DUBAI, United Arab Emirates — Iran grappled with fears of low voter turnout two days ahead of its presidential election as the race narrowed on Wednesday into a showdown between the country’s hard-line judiciary chief and moderate former Central Bank chief.
Supreme Leader Ayatollah Ali Khamenei warned of a foreign conspiracy to undermine the vote while the country’s Interior Ministry acknowledged a startling lack of competition that was turning the election into a coronation for Khamenei’s protégé, hard-liner Ebrahim Raisi.
In an extensive televised speech, Khamenei railed against the media’s grim portrayal of the poll and tried to cajole people into voting, warning of “increased pressure” from Iran’s “enemies” if citizens stay away from the polls on Friday.
Iran’s clerical vetting body had barred a range of prominent reformists and key allies of relatively moderate President Hassan Rouhani to run in this election, giving the green light to just Raisi and several low-profile candidates, mostly hard-liners with little popular support. The Guardian Council’s evisceration of any viable challengers has sparked widespread criticism and fueled calls for a boycott.
Voter apathy was running deep even before the disqualifications, due in part to the devastated economy and subdued campaigning amid a surge in coronavirus cases. The state-linked Iranian Student Polling Agency most recently projected a 42% turnout from the country’s 59 million eligible voters, which would be a historic low.
At a press conference, the interior minister admitted it was no real contest.
“The actual competition in the elections is not a very serious one ... considering the actions of the Guardian Council,” said Abdolreza Rahmani Fazli. “We can say that the reasons are the weak competition and the coronavirus situation.”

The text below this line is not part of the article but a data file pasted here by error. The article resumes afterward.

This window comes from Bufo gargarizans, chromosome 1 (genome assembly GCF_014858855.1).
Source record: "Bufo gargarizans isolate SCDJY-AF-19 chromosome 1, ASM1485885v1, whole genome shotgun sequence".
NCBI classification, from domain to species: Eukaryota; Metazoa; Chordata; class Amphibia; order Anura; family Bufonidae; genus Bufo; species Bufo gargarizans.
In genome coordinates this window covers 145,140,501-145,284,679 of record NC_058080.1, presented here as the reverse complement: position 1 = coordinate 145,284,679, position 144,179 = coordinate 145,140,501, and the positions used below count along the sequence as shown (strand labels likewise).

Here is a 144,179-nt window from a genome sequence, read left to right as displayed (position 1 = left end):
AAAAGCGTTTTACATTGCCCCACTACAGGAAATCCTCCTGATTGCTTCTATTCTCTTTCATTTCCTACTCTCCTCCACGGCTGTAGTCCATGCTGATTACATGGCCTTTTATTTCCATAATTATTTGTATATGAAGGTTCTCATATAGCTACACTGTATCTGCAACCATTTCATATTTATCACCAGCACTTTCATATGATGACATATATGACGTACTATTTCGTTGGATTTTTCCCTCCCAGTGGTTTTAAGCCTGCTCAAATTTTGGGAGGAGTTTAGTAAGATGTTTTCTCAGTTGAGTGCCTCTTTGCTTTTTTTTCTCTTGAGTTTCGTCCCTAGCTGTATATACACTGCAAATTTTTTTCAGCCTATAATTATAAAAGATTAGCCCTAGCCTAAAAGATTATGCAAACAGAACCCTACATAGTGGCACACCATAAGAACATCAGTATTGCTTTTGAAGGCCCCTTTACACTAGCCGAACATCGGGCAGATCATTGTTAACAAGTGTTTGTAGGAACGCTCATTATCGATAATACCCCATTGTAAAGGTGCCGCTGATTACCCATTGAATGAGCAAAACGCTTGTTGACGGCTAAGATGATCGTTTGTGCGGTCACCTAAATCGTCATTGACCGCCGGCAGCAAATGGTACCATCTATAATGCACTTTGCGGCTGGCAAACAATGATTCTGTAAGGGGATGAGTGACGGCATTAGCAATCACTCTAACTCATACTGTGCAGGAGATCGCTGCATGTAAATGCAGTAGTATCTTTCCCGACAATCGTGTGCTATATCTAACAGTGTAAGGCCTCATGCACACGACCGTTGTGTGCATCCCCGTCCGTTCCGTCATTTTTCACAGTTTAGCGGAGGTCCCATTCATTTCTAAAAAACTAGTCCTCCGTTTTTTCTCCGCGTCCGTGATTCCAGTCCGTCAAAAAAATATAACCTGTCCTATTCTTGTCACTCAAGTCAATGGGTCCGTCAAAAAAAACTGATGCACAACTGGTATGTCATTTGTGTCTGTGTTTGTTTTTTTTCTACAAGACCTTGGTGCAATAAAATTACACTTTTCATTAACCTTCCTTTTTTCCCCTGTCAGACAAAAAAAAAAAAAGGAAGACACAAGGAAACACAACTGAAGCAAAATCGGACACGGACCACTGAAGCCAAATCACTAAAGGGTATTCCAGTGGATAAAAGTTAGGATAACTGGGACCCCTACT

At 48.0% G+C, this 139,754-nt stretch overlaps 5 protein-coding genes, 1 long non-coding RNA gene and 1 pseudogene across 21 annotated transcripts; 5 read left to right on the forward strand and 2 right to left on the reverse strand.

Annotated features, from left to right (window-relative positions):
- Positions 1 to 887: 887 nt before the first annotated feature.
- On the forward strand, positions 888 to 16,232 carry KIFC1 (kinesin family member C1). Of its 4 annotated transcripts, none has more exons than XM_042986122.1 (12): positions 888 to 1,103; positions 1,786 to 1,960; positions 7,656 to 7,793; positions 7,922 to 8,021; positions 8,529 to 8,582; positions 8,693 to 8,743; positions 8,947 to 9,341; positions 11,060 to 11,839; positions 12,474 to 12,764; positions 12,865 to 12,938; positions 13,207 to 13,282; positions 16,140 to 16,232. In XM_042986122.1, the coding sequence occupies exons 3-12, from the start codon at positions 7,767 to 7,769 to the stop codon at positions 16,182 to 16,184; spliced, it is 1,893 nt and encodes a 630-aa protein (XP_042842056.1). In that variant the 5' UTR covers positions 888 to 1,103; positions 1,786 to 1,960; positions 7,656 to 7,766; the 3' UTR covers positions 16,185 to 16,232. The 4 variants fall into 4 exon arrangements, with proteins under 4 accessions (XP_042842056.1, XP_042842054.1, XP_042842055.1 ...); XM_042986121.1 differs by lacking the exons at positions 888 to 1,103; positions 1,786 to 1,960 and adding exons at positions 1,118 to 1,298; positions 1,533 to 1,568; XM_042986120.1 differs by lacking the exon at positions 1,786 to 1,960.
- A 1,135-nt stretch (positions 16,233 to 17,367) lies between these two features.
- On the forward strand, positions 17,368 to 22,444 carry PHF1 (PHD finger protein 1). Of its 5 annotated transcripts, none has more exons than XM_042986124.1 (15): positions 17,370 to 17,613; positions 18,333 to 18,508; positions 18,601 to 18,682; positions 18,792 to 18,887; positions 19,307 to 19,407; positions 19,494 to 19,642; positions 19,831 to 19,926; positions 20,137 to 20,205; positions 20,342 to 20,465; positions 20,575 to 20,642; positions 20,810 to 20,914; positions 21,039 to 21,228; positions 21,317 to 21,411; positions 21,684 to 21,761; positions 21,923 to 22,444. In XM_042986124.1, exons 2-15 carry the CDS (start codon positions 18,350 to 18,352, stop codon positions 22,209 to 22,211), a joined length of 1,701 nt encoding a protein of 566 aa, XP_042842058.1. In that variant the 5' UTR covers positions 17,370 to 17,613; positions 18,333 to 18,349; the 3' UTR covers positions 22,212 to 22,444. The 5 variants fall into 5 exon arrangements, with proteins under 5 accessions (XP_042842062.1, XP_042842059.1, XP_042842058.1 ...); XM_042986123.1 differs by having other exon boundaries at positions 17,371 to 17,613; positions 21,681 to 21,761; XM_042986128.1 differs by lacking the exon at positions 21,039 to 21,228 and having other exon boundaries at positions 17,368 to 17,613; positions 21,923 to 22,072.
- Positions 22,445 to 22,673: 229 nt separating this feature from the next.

That left Khamenei and top officials the task to try lure the disillusioned public back to the polls. Iranian authorities have promoted voter turnout as validation for their style of governance after the 1979 Islamic Revolution installed the clerically overseen system that endures today.
Khamenei lashed out against Iran’s “enemies” for discouraging people from voting. He accused “American and British media and their mercenaries” of “killing themselves to question the elections and weaken popular participation.”
He also acknowledged that many ordinary Iranians, impoverished and battered by years of heavy American sanctions, may not see the benefit of political participation.
“But not voting because of (economic) complaints is not correct,” Khamenei said.
Meanwhile, two hard-line candidates withdrew Wednesday, throwing their support behind presumed front-runner Raisi. The only reformist candidate in the vote also dropped out, making former Central Bank chief Abdolnasser Hemmati the main moderate contender. Such dropouts are common in Iranian presidential elections in order to boost the chances of similar candidates. No campaigning is allowed on Thursday, 24 hours before polls open.
Within Iran, candidates exist on a political spectrum that broadly includes hard-liners who want to expand Iran’s nuclear program and confront the world, moderates who hold onto the status quo and reformists who want to change the theocracy from within.